According to a questionnaire completed by high school athletes, their parents, and coaches, most respondents say they can identify the possible effects of a concussion. However, only one-third of them note knowing that it is a brain injury.

Findings from the survey, completed by athletes, coaches, and parents from three high schools in the Rochester, NY area to assess their concussion knowledge and history, appear in a new study published in Mayo Clinic Proceedings.

The 262 respondents—115 of whom were athletes, 15 were coaches, and 132 were parents, with 55% female—completed the questionnaire before the 2015-2016 fall, winter, and spring sports seasons. Athletes participated in the following contact and noncontact sports: football, soccer, volleyball, hockey, basketball, wrestling, dance, gymnastics, lacrosse, baseball, and softball.

Among the three groups of respondents, coaches had the strongest knowledge about how a concussion occurs, when to remove an athlete from play, and the potential effects of repeated head injuries.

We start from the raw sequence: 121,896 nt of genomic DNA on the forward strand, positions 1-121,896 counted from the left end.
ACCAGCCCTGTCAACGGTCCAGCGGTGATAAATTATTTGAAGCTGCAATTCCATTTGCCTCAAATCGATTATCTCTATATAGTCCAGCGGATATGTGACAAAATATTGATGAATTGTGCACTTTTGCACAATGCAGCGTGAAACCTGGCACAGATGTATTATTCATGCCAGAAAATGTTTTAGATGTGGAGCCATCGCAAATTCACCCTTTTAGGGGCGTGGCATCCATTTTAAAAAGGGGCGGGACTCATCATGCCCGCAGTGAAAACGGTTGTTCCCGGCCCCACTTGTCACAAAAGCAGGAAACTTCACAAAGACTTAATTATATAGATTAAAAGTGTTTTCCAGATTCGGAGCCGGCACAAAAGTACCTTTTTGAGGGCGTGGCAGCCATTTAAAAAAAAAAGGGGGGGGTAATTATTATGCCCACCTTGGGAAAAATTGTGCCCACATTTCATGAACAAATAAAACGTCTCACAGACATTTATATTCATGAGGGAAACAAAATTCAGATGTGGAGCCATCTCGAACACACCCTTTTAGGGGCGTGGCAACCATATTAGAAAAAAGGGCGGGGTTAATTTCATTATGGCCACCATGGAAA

Working in a health care setting did not appear to translate into higher knowledge scores, per the findings. However, parents who did were more likely to know the long-term effects of concussion.

Athletes were good at identifying typical symptoms of concussion but weaker on how a concussion can occur and the criteria for returning to play, according to the findings.

“We will use this data to guide us in our concussion education efforts,” says senior author Edward Laskowski, MD, a physical medicine and rehabilitation specialist and co-director of Mayo Clinic Sports Medicine in Rochester, in a media release from Mayo Clinic.

“By targeting and tailoring the messages to coaches, parents and athletes, our hope is that it leads to a better understanding for all of this significant injury.”

[Source(s): Mayo Clinic, Newswise]